Skip to main content



Basil’s back: Fawlty towers live faultless fun

★ ★ ★ ★

As a huge fan of both John and Fawlty Towers, I commissioned my man in Australia — the well-respected journalist Frank Thorne — to do a fair and impartial review of the play.

And guess what? He loved it.

FRANK THRONE in Sydney – 4 out of 5 stars

IN the best traditions of great British comedy, madcap hotel owner Basil Fawlty is back – and making audiences laugh all over again.

The much-loved calamitous cast of characters of Basil, his stern gossipy missus Sybil, pretty Polly the much put upon chambermaid and, of course, loveable mystified Manuel – who still knows nothing because he’s from “Barthelona” – have returned larger than life.

Almost 40 years after the hilarious television comedy ended, John Cleese has cleverly brought Fawlty faithfully back to life, writing a brand new version of the sitcom for the stage.

Fawlty Towers – Live is a two-hour romp of high farce, fun and frolics.

The interior set of the fictional Torquay seaside hotel has been faithfully reproduced, which makes the audience feel they are about to check in at reception themselves..

You would expect to see this show on the West End stage. Except the joke is that Cleese has chosen to launch it half a world away in Australia, where it will tour for the next five months before going on to New Zealand.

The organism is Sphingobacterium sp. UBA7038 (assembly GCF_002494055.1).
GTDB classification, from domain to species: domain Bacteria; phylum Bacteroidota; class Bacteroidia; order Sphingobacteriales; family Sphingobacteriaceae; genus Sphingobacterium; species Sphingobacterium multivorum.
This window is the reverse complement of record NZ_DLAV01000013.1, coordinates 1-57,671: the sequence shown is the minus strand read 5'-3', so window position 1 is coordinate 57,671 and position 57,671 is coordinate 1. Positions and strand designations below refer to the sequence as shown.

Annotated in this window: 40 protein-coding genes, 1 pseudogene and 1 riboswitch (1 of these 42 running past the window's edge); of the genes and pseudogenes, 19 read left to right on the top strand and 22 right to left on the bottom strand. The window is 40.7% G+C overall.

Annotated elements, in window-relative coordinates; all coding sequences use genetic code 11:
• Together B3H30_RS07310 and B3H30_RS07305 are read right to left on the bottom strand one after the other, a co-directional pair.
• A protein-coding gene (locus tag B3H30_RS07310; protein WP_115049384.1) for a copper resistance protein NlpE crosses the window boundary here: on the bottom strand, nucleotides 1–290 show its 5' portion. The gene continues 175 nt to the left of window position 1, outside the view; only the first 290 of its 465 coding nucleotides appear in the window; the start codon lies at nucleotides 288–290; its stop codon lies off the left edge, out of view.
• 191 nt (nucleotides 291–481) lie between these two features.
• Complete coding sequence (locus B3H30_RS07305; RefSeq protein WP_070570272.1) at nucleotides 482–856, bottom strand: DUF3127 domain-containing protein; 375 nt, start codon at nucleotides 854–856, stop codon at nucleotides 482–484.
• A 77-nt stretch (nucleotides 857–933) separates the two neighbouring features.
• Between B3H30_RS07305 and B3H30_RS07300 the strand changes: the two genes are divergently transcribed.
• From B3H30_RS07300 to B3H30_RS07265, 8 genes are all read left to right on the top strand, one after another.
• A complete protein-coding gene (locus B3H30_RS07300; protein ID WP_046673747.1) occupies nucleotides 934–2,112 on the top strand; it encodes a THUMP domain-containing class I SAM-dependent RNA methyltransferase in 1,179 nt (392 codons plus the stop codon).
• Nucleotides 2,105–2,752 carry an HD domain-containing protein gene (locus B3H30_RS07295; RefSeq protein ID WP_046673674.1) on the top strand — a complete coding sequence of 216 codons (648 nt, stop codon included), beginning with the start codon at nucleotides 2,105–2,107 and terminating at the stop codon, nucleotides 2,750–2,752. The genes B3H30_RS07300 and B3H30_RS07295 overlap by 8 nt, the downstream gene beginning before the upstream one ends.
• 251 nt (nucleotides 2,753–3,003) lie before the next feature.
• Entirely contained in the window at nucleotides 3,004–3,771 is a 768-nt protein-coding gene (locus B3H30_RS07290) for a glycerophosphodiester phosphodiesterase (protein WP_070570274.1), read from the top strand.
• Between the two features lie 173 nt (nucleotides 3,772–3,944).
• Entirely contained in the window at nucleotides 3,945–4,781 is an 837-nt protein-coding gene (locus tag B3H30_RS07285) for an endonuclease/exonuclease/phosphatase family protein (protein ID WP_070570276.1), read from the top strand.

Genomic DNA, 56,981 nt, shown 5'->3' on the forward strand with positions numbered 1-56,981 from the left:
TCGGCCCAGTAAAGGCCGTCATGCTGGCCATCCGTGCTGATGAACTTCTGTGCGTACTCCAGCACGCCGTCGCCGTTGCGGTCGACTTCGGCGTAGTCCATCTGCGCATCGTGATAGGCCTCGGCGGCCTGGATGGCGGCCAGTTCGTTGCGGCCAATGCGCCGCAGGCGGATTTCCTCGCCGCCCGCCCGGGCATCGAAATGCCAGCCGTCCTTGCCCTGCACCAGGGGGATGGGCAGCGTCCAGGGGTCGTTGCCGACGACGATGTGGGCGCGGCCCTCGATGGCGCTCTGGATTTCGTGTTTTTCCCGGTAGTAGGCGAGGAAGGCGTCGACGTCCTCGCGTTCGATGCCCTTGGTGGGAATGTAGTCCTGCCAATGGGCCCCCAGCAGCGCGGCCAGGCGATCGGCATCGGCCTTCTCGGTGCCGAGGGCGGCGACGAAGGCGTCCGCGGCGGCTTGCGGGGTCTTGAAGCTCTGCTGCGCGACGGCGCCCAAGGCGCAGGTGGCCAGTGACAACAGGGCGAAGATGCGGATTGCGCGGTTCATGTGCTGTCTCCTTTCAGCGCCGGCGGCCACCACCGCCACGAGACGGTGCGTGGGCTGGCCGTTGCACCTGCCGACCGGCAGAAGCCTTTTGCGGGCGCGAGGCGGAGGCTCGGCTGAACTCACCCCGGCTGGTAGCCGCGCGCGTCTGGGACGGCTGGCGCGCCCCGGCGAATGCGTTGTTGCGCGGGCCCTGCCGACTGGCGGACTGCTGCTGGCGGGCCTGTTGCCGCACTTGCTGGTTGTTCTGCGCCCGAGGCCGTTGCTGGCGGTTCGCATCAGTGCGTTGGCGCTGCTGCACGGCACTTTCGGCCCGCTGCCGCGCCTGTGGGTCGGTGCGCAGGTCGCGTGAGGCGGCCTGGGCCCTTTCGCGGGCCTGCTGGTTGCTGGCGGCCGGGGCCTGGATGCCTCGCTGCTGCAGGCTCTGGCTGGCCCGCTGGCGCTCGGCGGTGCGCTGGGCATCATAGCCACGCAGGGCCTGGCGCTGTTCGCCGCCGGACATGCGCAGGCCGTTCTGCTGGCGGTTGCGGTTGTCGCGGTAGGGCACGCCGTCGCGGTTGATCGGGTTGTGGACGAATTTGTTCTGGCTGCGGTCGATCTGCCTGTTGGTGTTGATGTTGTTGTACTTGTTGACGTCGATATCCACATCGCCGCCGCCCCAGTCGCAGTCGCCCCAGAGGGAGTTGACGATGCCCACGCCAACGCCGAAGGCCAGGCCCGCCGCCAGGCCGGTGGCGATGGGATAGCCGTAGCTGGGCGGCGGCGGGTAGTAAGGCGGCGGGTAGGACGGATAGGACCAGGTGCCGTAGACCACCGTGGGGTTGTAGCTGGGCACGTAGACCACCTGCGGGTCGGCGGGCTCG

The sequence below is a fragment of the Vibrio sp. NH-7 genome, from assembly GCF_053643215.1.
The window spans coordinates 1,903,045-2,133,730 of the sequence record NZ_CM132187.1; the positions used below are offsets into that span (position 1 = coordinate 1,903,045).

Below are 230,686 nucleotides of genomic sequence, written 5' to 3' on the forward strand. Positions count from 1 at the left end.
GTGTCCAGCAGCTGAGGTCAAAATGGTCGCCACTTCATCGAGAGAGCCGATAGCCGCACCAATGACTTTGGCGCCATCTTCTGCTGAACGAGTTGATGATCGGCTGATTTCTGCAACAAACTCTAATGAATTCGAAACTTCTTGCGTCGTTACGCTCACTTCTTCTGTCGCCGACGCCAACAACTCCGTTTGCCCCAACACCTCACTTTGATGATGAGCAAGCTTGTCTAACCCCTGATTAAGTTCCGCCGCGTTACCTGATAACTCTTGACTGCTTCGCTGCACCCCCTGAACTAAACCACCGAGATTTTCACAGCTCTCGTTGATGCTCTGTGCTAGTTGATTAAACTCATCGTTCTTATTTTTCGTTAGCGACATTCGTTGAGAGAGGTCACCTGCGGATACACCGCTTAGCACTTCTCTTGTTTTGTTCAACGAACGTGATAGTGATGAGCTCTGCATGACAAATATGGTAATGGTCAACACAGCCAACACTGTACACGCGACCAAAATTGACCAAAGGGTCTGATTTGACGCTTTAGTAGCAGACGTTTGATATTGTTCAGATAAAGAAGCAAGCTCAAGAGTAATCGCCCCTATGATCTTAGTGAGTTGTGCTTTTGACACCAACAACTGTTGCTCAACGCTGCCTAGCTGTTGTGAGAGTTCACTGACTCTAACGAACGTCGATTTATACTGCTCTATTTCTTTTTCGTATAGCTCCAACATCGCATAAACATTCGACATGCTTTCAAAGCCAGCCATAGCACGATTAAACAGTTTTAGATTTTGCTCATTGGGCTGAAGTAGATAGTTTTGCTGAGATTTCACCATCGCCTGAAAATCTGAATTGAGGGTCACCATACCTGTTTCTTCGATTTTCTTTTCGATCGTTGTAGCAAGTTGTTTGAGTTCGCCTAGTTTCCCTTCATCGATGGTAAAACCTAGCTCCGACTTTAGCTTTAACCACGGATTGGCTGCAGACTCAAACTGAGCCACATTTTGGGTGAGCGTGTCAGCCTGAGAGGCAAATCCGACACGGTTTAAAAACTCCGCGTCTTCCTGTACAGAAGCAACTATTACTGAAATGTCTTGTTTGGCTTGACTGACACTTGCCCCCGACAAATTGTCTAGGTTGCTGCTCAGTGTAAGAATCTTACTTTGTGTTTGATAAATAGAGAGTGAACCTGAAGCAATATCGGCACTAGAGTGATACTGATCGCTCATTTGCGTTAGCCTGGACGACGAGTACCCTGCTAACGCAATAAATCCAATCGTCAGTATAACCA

The reason is that Cleese believes audiences and critics alike will be kinder to his production than if he launched it in London (where he claims the Press hate him for his views). The iconic BBC TV show is still enormously popular Down Under and has regularly been voted among the best TV comedies of all time.

The stage show, which will officially enjoy its world premier in Sydney to a sell-out audience on Saturday, previewed this evening, is a re-crafted amalgam of three of the favourite BBC TV episodes written along with his then wife Connie Booth back in the 1970s.

It includes memorable moments when well-meaning Basil agonisingly orders his Polly, “Don’t mention the war”, having already Goose stepped and upset a group of German hotel diners, asking them if they want “Eva Braun cocktail for starters”, telling them: “Well, you started it – you invaded Poland!”

In other words, all the best bits of the original Fawlty Towers with new comic twists adapted for the stage by former Monty Python front man Cleese.